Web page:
I was just looking back at a post I made in August of 2006—my first post here as a regular contributor, in fact. This came well before the advent of the Kindle, and was sparked off by a discussion of e-book piracy on the eBook Community email list. It’s interesting to look back on it in light of the sea change in e-book demand brought about largely by the Kindle, Nook, and (more recently) iPad.
The article was a discussion of the relative e-piracy situations between music, movies, and e-books. My thesis was that, at the time the article was written, the music and movie industries were worrying a lot more about e-piracy than the publishing industry, largely because there was relatively little demand for e-books at the time.
I looked at the philosophy of the Pirate Party, who admitted that file sharing could harm rights holders—but so could progress in general. They felt it was not their job to come up with a new business model for rights holders, but rather to make the flawed current system untenable so the rights holders would have to innovate. I also brought in some interesting survey results that showed significantly more teenagers believed it was legal to copy CDs or movies their friends paid for than ones their friends got for free.
And I compared the birth of piracy of music and movies to the state of e-book piracy. Whereas the music and movie industries immediately felt threatened by Napster and Gnutella, mp3 and DeCSS/DivX, book scans had been circulating on the Internet since well before Sean Fanning’s last haircut but—apart from certain irascible types—no one in the publishing industry seemed to feel threatened enough to take action. Why?
Because unlike e-music and e-movies, e-books currently fail to offer a compelling experience in comparison to their original format. Far fewer consumers want to read commercial e-books than printed books, let alone the “It Came from Planet Typo” scanned ASCII versions that make up the majority of peer-to-peer. Part of this is the “Tower of eBabel” that David Rothman likes to harp on, the confusing surplus of available e-book readers and file formats, but I would say a larger part is the lack of a high-resolution, high-contrast screen reading surface that is acceptable to the majority of readers. Add to this the poor quality of most illegitimate e-book scans (though they are getting better as technology improves) and you have the peer-to-peer equivalent of a “Someone Else’s Problem” field: the majority of readers barely even notice peer-to-peer e-books, because they’re just not anything they would be interested in reading.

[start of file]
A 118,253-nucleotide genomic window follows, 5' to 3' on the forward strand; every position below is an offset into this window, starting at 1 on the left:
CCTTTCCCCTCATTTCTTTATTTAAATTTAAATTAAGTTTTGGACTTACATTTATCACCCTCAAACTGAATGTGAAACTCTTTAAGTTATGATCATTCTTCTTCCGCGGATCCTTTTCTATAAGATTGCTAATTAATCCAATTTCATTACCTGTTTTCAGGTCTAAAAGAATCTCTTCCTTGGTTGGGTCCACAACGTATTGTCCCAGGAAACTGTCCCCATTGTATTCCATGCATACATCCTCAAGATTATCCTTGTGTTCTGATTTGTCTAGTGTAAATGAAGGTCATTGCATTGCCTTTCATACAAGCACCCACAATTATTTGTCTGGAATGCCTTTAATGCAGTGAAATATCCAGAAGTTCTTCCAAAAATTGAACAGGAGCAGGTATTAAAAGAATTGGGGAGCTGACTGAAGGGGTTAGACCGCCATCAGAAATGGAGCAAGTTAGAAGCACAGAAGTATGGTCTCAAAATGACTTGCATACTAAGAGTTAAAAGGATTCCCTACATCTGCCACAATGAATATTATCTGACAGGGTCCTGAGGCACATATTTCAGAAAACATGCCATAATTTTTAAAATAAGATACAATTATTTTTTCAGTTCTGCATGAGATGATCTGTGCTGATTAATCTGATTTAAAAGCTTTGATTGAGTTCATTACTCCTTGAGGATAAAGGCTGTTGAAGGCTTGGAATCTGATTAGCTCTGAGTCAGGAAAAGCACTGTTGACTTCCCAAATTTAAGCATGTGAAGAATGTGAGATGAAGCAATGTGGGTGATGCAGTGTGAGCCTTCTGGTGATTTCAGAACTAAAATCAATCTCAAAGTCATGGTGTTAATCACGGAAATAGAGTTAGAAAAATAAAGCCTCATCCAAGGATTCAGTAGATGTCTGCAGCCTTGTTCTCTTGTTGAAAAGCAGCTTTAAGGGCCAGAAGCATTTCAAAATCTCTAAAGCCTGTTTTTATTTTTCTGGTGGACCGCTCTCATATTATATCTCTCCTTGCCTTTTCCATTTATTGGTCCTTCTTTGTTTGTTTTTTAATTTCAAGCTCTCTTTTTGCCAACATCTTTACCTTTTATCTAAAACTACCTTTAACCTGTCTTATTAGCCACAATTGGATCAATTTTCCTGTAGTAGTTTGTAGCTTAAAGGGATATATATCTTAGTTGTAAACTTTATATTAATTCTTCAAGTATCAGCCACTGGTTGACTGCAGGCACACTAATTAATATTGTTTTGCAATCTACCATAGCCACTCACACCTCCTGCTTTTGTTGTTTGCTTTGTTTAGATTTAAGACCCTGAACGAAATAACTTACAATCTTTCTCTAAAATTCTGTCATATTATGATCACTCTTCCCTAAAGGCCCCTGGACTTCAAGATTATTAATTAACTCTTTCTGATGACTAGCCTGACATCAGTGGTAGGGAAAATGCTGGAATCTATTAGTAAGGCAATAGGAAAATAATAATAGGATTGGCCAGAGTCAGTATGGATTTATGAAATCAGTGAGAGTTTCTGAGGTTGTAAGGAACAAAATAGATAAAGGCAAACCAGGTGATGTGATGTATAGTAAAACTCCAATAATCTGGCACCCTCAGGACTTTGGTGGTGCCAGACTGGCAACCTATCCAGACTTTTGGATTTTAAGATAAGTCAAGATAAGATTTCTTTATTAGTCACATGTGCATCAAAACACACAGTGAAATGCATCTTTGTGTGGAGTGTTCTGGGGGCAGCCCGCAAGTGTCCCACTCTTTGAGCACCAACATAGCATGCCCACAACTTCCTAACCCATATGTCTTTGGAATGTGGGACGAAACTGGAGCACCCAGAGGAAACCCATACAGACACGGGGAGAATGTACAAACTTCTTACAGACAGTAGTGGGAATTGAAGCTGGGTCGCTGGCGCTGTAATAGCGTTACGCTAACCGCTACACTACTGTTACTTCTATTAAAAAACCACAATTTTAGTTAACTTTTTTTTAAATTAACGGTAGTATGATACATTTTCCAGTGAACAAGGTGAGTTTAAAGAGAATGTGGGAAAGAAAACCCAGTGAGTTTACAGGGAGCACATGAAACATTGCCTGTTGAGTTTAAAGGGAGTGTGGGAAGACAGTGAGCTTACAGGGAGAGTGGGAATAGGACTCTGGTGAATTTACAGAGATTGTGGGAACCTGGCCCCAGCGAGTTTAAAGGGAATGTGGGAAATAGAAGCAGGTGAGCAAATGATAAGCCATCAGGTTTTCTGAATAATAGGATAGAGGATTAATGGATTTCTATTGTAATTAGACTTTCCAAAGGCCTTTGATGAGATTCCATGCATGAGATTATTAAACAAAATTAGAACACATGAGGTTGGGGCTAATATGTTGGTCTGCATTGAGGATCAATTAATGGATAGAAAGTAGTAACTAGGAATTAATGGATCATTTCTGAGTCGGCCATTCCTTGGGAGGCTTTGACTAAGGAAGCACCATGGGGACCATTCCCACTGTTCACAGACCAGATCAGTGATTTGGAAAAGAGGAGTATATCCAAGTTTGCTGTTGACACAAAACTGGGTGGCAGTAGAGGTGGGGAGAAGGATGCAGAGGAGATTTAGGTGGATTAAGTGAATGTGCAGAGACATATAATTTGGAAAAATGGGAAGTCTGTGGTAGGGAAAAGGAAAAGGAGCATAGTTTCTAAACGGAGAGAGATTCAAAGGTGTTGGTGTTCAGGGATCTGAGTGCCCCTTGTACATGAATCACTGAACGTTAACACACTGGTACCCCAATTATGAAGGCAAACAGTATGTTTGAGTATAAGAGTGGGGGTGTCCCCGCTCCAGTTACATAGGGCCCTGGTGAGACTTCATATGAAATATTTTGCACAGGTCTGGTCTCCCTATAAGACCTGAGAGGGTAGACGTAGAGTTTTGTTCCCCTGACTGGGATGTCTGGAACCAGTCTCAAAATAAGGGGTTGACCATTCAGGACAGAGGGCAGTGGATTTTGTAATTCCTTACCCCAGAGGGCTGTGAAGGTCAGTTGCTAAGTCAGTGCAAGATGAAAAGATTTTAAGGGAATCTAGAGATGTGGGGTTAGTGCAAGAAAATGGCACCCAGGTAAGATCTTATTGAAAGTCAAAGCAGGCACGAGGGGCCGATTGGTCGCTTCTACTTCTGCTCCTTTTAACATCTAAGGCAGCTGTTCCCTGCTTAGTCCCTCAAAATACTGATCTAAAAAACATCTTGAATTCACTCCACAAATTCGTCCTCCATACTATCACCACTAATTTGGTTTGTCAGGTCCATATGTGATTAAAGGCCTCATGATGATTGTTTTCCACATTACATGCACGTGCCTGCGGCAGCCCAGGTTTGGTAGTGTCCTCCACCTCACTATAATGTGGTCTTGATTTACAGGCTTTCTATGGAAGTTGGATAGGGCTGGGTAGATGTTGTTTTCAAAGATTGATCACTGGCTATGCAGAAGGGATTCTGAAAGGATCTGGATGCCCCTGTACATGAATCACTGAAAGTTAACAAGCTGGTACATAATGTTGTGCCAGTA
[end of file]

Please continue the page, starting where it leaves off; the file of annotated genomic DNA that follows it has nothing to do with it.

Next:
I predicted that e-book piracy would not be seen as a major problem until we had such a “high-resolution, high-contrast” e-reader. And like magic, it was only a matter of months before the first Kindle came out. Now that we’re on the third Kindle, not to mention the iPad, we’re finally seeing that magic moment start to happen. Maybe they’re not as cheap as “a cheap transistor radio” yet, but they’re already dipping below the magic three-digit divider as sales and refurbs. Given a few more years, lower prices will come, too.
And book piracy is getting a lot more attention lately. When a New York Times ethicist discussed the ethics of downloading (or, by derivation, scanning) a copy of a print book one already paid for earlier this year, you would have thought he was advocating roasting puppies. Then in October, Adrion Hon at the Telegraph was surprised to discover just how easy e-book piracy really was (whereas I was just surprised it had taken anyone so long). Echoed by Nick Harkaway on FutureBook, he warned it was going to be a big problem.